CARBON FREE BOSTON: FINDINGS & NEXT STEPS
On February 12, A Better City hosted a meeting about the findings from the recently released Carbon Free Boston report, and the next steps the City is planning to build on these findings. The Boston Green Ribbon Commission was asked by Mayor Marty Walsh to undertake this report. They selected the Institute for Sustainable Energy at Boston University to conduct the deep research, modeling and analysis of the buildings, electric power, transportation, and waste sectors to understand their greenhouse gas emission contributions and potential pathways to reach the City’s carbon neutrality goal by 2050.
Amy Longworth, Director of the Boston Green Ribbon Commission briefly framed the Carbon Free Boston report before introducing Michael Walsh, technical lead of the Carbon Free Boston project from the Institute of Sustainable Energy at Boston University. To reach the city’s carbon neutrality goals, Michael said the findings identified three mutually reinforcing strategies that must be pursued together: reducing energy demand and maximizing energy efficiency; electrifying all energy services to the extent practicable and purchasing 100% clean energy. He also presented the sector-specific strategies and policy options for reaching carbon neutrality by 2050 identified in the report. Alison Brizius, Director of Climate and Environmental Planning at the City of Boston then spoke about how these findings will be built upon in the City’s Climate Action Plan update. As part of this update, roadmaps for four key projects are being undertaken on an accelerated timeline: deep energy retrofits for existing buildings; the shift to net zero carbon development; the transition to electric vehicles; and expanding and improving mobility options. There will be many opportunities for stakeholder engagement throughout this process.
During the discussion that followed, the speakers were asked about municipal aggregation, the split incentive challenge for owners/tenants conducting a major retrofit, the cost of electrifying large systems which are not yet cost-effective without utility / city / state incentives, and the report’s omission of the carbon emissions associated with lifestyle choices made at the individual and household levels. There followed a discussion on the effectiveness of a carbon tax and other economic incentives to promote less fossil-fuel intensive consumption and a discussion on the importance of government and utility coordination.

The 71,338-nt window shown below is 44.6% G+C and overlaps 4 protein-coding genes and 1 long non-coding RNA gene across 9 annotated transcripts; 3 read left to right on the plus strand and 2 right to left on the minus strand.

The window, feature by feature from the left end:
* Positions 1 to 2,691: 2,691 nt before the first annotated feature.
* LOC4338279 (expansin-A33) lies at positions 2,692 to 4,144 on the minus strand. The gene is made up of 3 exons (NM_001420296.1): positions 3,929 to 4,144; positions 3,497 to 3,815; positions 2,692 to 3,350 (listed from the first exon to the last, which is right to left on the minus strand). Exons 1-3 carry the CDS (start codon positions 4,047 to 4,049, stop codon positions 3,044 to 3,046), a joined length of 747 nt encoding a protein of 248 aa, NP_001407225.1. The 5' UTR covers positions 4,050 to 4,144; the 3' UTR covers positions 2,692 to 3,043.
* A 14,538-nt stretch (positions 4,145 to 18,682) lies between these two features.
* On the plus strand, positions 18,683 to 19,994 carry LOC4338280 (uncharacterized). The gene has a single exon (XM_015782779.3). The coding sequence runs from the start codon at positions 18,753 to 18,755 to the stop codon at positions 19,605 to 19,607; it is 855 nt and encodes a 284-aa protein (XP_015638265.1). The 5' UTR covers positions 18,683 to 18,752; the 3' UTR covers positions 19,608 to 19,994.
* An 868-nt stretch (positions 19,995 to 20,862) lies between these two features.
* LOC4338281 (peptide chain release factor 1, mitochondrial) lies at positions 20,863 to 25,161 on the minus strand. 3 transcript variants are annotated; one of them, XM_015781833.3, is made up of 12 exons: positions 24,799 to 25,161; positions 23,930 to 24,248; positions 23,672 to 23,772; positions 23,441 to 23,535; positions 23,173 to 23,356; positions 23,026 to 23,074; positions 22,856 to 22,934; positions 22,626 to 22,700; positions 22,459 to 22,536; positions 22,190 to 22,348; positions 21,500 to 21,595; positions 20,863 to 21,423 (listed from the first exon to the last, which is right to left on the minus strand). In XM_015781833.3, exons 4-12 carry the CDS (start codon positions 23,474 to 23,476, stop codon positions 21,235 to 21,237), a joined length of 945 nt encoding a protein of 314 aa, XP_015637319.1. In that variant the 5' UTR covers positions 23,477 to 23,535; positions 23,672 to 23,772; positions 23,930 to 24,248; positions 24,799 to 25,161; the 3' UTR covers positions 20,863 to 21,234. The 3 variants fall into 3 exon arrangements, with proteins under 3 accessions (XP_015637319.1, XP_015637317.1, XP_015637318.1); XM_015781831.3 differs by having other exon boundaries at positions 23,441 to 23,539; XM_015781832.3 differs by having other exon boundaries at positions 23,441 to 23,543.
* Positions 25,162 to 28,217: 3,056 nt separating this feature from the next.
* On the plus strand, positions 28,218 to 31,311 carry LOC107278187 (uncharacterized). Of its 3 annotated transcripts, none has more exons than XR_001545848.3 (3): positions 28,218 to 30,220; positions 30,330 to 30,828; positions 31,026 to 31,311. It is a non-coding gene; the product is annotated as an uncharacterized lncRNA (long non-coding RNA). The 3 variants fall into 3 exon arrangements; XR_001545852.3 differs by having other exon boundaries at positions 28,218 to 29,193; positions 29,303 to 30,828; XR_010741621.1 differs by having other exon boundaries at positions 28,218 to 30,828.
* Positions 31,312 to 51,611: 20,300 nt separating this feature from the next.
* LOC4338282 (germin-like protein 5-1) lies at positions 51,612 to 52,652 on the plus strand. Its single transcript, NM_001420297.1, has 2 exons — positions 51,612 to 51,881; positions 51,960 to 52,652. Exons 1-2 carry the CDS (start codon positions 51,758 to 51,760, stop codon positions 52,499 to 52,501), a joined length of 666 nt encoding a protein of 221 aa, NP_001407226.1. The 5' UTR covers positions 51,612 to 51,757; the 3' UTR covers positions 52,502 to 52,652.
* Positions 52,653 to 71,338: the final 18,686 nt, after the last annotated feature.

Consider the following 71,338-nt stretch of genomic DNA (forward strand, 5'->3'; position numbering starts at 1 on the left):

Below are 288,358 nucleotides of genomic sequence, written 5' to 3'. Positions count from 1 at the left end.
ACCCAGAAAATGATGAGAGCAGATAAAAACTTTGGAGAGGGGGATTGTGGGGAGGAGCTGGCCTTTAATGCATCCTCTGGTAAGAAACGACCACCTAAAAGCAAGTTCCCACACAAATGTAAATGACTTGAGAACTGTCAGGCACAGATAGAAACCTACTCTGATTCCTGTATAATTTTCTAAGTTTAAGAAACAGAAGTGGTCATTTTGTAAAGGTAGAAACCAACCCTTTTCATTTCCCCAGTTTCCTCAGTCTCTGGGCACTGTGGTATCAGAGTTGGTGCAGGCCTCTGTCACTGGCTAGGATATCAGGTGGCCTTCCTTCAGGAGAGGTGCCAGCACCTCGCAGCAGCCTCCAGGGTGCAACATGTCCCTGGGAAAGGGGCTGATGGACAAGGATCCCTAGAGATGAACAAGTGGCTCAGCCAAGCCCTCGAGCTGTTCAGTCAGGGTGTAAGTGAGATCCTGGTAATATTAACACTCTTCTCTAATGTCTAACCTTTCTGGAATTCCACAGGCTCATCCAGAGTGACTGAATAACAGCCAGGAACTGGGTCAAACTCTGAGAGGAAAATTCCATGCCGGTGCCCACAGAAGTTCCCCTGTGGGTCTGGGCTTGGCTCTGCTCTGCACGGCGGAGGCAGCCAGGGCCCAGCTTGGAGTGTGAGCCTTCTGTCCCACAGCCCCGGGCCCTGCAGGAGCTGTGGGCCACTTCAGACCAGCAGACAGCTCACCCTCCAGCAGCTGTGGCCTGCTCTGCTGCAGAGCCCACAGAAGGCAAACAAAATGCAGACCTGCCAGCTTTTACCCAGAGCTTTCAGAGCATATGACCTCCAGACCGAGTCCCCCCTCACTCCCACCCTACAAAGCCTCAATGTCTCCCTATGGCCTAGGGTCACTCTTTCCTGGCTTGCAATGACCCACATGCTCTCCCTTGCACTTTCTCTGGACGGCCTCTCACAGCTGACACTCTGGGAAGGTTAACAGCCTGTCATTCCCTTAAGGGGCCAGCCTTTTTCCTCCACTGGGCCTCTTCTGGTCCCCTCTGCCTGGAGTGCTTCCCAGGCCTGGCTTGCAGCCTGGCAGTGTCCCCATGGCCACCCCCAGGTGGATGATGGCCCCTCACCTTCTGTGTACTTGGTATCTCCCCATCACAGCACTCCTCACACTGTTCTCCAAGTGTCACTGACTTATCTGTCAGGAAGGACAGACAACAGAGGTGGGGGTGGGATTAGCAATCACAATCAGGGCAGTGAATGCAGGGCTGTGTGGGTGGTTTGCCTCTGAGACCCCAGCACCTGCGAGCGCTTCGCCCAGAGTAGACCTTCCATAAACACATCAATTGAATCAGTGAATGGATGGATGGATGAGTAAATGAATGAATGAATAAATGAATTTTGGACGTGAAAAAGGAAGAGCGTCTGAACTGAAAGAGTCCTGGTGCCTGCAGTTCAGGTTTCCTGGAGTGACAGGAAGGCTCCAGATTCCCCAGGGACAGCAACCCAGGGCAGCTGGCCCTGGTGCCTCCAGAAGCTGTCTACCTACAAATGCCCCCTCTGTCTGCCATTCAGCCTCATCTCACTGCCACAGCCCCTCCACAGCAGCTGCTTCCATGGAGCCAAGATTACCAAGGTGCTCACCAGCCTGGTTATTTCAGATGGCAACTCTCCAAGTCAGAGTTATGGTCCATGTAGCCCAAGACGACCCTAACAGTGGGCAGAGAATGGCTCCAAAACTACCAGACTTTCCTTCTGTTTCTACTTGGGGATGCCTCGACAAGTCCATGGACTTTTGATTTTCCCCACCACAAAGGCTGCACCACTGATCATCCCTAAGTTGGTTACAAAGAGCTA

Preparing Your Buildings for Climate Challenges
Thursday, January 31st, 9-10 AM
A Better City, 33 Broad Street, 3rd Floor, Boston
On January 31, 2019, A Better City hosted an informational event on a Climate Resilience Template for Buildings. The template, developed by Cadmus and A Better City, with support from Boston’s Green Ribbon Commission, serves as a guide for commercial real estate property owners and managers to help prepare their individual facilities for climate change. It details a step-by-step planning process that includes: creating an internal team; identifying climate risks; establishing a property baseline; conducting a vulnerability analysis; researching solutions; prioritizing strategies; identifying financing and incentives; creating an implementation plan; and implementing, evaluating and communicating. Meeting attendees, including construction and real estate representatives, were encouraged to share their initial reactions and ask questions about the template, as well as the accompanying worksheet and vendor list developed to assist users throughout the planning process.
During the meeting, members articulated that creating an internal team can be challenging, given that employees asked to participate often already have full workloads. The group discussed how to best share responsibility in hopes of generating buy-in and mainstreaming resiliency in ongoing property management. Members shared that they often use the climate assessment tools developed by the City of Boston to evaluate properties, in advance of doing more detailed analysis. Additional discussion centered around balancing near and long-term impacts, particularly for organizations that may not intend to own and operate assets out to 2050 or 2070. This included considerations for nearer-term disaster preparedness needs, such as aligning building evacuations with flood barrier deployment. Members articulated that being able to use the worksheet across their portfolios – including outside of Boston – would be beneficial, and that data visualization or synthesis would make it particularly useful for their decision making.